It. It's definitely better and I do want to I mean, to Joe's point, like, part of what made leaving the last place so hard is I am the same way I loved my students there. I think once I figured out how to make the information, click with them, things did get better. And like, I was involved with the queer community on campus for the first time ever, but like I was starting to mentor some of them and like, so like, and they were very generous about helping me better understand their issues, so I could be better advocates for them. You know, like I, I still remember one of my favorite students was actually a poly size student, who took four classes with me, even though he hated the content, but he said that he liked me. And he liked the challenge that I gave him. And I was like, this is this is why I do what I do. Right. Like, like, so. Yeah, I mean, same with Joe, like, I, I think about the students a lot. And I really do I love that part of it. I love to I had really good friends. So I'm still good friends with other colleagues outside of that. But yeah, I mean, I guess I would say like in terms of hierarchy of shit, like I would say, in the last one, I was literally drowning under the shit. And this place, I can at least keep my head above the shit...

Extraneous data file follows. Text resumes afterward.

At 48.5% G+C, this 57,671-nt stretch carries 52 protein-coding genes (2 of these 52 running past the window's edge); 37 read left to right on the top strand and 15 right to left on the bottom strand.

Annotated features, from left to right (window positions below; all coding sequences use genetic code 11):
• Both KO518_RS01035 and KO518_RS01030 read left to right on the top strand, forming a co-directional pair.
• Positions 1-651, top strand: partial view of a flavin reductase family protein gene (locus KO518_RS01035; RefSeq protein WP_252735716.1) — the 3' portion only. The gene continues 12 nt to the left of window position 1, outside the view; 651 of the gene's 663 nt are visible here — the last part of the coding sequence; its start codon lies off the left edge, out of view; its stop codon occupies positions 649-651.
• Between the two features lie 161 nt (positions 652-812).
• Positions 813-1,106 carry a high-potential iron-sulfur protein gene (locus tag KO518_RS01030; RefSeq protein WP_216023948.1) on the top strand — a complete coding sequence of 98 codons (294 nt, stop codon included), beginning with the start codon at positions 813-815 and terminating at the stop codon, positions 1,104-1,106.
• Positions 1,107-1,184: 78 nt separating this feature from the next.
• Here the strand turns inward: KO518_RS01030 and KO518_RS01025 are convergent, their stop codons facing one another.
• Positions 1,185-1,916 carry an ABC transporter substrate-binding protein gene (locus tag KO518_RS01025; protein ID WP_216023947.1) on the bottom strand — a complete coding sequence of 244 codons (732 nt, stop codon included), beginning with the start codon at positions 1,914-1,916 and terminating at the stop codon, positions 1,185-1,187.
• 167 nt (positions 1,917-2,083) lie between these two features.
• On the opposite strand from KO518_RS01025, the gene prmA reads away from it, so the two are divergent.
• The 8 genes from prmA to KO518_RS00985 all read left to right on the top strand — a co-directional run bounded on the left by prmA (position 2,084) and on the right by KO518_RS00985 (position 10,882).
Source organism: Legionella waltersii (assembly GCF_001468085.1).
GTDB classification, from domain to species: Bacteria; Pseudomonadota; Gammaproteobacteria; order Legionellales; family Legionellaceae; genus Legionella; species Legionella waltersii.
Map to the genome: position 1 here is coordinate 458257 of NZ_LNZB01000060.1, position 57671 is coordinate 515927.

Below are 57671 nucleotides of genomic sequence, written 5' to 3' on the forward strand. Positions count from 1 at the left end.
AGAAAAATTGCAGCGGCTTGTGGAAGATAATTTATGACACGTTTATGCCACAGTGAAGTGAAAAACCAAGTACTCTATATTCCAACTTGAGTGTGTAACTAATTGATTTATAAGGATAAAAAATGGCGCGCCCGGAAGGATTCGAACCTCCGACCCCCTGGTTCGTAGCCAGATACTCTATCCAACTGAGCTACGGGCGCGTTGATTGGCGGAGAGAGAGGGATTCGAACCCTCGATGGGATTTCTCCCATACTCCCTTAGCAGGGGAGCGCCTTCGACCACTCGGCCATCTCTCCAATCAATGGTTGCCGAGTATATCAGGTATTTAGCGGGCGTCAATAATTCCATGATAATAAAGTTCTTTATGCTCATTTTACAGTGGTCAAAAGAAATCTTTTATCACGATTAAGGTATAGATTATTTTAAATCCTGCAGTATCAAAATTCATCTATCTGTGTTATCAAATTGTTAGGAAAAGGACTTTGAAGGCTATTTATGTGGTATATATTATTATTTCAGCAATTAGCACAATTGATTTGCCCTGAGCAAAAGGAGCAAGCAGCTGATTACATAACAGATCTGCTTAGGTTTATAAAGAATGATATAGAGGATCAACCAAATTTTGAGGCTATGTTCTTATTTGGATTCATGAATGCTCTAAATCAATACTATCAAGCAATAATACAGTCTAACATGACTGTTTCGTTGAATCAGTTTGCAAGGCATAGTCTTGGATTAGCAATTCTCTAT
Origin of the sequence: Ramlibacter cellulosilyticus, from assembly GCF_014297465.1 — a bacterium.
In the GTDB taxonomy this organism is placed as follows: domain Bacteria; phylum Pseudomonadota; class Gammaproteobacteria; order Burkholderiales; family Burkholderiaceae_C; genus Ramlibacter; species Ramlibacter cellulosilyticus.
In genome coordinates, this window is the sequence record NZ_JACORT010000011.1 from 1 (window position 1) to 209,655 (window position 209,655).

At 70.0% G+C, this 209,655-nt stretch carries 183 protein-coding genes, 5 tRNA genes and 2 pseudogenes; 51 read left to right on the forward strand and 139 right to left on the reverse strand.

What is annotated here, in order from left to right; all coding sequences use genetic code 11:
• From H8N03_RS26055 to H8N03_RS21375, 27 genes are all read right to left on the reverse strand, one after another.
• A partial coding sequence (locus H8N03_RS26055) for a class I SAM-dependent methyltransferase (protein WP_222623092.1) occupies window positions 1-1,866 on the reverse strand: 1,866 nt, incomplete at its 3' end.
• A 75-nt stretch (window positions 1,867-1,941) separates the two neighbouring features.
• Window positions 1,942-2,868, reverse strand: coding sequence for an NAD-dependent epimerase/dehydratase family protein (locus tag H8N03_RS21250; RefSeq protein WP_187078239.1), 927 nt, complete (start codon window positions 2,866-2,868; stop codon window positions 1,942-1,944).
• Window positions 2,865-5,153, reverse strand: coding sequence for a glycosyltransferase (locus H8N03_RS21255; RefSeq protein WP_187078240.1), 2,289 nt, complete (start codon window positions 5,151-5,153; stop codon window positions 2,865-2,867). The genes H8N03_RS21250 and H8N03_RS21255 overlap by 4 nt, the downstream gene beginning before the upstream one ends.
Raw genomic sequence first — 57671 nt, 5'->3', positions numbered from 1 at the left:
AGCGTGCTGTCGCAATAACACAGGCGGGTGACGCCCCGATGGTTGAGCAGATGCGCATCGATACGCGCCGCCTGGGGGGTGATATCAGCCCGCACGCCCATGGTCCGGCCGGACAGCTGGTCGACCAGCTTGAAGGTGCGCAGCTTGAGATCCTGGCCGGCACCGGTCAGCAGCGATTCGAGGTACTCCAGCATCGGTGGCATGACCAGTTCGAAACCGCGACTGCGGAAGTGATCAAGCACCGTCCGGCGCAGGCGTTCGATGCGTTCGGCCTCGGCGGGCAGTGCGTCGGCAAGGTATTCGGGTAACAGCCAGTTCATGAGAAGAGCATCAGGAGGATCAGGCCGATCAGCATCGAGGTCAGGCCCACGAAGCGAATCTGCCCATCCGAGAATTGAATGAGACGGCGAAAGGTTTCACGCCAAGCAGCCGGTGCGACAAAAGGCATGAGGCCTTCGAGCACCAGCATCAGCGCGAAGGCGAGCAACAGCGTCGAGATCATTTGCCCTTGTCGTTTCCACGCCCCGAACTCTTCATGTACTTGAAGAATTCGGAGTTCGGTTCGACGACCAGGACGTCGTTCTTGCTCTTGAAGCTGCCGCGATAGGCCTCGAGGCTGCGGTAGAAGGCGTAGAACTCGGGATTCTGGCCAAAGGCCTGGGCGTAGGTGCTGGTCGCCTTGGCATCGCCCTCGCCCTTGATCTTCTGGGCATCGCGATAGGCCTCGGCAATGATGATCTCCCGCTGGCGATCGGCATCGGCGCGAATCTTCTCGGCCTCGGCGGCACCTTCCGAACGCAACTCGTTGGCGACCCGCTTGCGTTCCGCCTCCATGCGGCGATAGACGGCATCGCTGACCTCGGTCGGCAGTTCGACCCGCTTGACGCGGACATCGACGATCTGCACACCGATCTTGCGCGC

Jo-Davis McElligatt:

I feel like I know what my boundaries are. I know, when I first started a decade ago, I was like I, you know, they were I would put up with tolerate that now I'm just there's no way that I'm going to do this with you.